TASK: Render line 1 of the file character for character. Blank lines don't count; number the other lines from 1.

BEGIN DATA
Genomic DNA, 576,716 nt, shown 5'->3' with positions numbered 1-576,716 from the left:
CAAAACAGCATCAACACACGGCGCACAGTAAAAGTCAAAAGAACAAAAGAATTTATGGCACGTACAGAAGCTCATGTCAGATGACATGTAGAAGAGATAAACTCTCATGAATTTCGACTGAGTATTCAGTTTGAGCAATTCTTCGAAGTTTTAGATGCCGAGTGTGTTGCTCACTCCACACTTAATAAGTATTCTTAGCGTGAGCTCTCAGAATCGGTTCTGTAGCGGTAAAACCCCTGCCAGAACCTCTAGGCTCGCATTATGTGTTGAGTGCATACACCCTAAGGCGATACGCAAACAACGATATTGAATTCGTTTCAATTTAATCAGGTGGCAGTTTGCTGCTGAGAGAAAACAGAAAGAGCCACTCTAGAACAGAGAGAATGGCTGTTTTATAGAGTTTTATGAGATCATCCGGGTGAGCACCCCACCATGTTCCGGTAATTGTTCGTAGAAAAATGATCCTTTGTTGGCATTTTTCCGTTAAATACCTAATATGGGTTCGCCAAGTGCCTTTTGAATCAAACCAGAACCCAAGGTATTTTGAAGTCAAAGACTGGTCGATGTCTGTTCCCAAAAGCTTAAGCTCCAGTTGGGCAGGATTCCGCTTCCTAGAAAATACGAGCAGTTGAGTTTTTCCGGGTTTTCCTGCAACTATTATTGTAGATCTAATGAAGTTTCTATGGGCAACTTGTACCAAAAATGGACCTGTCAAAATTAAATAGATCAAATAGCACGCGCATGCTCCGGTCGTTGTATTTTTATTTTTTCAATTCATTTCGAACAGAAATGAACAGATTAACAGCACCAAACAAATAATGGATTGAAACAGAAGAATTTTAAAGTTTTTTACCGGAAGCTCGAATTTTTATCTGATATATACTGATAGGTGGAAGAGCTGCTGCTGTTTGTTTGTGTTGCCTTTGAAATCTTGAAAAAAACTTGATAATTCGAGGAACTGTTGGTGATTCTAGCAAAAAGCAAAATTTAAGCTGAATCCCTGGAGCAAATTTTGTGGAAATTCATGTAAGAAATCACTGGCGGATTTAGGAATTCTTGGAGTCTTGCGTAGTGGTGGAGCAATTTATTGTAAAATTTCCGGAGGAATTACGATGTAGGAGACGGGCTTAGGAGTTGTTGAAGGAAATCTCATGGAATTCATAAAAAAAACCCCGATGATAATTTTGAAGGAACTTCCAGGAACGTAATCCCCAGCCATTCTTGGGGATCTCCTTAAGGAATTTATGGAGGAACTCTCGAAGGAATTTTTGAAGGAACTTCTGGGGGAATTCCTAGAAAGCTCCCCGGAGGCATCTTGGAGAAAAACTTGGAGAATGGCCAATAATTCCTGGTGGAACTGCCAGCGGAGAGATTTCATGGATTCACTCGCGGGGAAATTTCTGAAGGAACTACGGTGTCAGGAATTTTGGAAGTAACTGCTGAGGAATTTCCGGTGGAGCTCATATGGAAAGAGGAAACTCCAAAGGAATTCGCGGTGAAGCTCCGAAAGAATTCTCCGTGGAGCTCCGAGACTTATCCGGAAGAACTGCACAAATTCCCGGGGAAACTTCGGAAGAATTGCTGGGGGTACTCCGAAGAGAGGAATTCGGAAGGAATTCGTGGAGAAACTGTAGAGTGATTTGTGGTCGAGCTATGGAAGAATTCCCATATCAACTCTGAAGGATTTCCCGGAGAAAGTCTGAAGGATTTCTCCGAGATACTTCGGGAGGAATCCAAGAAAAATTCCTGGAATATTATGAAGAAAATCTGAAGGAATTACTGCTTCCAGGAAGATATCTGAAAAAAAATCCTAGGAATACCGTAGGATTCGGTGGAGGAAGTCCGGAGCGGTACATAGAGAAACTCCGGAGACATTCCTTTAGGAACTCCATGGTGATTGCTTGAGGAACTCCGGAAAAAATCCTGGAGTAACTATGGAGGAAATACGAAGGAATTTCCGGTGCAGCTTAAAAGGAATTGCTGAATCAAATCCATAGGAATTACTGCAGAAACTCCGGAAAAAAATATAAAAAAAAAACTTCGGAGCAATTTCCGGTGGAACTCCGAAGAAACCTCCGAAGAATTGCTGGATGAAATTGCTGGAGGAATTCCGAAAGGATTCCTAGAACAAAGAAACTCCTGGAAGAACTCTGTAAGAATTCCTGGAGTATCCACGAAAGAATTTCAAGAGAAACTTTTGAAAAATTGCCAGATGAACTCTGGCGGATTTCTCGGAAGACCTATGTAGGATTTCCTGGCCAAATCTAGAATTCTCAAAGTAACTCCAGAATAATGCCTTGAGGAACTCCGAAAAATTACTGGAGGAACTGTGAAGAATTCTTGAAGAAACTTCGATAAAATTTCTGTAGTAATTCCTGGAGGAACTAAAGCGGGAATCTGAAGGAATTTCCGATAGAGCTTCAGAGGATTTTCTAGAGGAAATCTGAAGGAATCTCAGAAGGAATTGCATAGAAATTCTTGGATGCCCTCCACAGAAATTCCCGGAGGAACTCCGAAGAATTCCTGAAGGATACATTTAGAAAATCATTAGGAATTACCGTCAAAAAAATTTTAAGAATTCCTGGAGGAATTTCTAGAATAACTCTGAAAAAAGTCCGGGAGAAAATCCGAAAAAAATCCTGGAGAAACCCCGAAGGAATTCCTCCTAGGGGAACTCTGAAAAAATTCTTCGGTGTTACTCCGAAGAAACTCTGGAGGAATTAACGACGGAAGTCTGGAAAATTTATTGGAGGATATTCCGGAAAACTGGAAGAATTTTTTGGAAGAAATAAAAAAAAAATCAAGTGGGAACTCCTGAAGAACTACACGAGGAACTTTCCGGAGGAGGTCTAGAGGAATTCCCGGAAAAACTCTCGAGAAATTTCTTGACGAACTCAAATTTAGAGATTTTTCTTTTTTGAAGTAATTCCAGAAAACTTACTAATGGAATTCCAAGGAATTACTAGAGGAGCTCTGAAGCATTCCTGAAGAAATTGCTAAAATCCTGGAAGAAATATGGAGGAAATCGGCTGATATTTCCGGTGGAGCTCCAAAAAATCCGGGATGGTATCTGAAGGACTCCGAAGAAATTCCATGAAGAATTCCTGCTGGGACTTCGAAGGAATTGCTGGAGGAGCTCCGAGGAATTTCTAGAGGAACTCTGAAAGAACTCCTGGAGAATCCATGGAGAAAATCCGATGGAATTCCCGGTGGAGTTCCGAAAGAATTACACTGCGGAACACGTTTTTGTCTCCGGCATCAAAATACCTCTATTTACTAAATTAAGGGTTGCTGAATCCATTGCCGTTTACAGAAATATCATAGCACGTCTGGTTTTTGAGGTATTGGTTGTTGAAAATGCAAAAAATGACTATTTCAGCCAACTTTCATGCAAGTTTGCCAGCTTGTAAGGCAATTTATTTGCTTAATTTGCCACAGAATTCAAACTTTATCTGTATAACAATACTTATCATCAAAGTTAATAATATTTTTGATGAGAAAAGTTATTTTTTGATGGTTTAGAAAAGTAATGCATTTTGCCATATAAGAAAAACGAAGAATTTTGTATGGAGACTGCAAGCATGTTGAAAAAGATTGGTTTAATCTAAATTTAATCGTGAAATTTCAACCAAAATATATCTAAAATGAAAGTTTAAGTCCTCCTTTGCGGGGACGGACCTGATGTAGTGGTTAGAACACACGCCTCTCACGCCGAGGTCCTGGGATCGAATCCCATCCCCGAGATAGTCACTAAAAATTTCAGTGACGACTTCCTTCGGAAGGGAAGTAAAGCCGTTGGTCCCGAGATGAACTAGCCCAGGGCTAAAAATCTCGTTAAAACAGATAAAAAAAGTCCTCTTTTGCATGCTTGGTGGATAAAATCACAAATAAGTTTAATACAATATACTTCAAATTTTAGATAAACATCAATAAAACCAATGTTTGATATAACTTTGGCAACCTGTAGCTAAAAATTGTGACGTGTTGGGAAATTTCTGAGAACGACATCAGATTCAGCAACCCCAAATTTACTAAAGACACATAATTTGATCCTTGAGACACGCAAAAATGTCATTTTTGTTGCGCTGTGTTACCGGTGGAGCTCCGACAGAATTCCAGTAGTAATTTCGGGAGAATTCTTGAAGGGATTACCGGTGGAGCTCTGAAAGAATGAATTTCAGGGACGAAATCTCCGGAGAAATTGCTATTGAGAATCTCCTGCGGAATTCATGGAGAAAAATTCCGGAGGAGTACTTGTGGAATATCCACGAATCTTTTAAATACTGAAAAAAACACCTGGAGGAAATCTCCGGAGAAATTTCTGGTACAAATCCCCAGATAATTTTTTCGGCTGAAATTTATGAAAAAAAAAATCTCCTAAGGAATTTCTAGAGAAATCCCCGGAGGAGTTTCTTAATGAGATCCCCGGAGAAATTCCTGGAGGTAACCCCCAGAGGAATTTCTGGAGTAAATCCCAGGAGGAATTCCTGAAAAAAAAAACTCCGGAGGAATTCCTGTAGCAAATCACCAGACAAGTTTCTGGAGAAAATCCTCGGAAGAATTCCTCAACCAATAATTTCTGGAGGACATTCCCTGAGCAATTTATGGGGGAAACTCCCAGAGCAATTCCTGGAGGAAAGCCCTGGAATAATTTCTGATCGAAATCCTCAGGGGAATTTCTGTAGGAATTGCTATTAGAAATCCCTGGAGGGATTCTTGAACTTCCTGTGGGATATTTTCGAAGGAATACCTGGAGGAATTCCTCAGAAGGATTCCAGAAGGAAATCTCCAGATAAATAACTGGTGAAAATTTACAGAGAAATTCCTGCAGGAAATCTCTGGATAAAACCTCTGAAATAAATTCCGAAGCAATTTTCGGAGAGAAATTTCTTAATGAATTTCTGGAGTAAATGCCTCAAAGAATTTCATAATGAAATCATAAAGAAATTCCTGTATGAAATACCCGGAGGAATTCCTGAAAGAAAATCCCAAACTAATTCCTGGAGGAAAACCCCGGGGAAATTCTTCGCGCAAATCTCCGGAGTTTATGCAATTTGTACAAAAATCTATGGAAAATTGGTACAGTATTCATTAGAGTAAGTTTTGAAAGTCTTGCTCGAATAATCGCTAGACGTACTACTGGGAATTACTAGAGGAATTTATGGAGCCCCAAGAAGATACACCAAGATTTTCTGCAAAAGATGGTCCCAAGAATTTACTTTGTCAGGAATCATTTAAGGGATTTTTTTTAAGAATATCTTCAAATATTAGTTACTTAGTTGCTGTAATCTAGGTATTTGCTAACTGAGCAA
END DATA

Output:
Genomic DNA, 576,716 nt, shown 5'->3' with positions numbered 1-576,716 from the left: